In medical news:

A new study published in Spine examines the geographic variation in the early MRI for acute work-related low back pain. The researchers examined acute, disabling low back pain cases between the beginning of 2002 and end of 2007 from a large workers’ compensation data source. The researchers identified patients who received MRI within 30 days of onset as well as pain severity and concurrent injuries or diseases. They found that state rates of early MRI scanning varied from 6.0 percent to 58.4 percent. In the twelve selected most extreme states, non-hospital MRI sites and lower state median income were associated with higher rates of early MRIs, explaining 84 percent of between-state variation. Pransky et al concluded that between-state inappropriate early MRI variability is largely explained by the rate of non-hospital MRI sites and state median income. Potential solutions include efforts to address inappropriate referral patterns based on private MRI facility ownership, and to improve quality of communication with low-income patients.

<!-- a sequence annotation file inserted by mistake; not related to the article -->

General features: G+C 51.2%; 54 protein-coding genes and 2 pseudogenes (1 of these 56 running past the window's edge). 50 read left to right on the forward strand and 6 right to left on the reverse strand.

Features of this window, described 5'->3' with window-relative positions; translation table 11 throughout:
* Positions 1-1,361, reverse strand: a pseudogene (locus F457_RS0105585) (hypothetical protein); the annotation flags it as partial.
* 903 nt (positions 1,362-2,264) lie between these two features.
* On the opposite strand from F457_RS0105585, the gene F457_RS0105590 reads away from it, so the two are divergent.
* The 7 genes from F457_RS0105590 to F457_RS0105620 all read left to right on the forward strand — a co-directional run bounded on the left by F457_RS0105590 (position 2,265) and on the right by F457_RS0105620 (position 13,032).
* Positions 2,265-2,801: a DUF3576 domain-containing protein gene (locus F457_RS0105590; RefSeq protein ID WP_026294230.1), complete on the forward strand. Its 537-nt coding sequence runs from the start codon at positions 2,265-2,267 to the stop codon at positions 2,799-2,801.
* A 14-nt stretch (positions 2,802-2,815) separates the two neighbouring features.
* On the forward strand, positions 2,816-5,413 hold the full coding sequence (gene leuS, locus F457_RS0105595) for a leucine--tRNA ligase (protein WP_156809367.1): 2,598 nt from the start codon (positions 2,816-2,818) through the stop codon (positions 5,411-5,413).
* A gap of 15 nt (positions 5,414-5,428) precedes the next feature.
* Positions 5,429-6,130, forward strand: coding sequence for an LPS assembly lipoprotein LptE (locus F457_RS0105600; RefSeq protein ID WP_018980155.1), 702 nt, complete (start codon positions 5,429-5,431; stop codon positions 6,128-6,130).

Read more via Becker’s Spine Review here. Read the abstract and purchase the study here.

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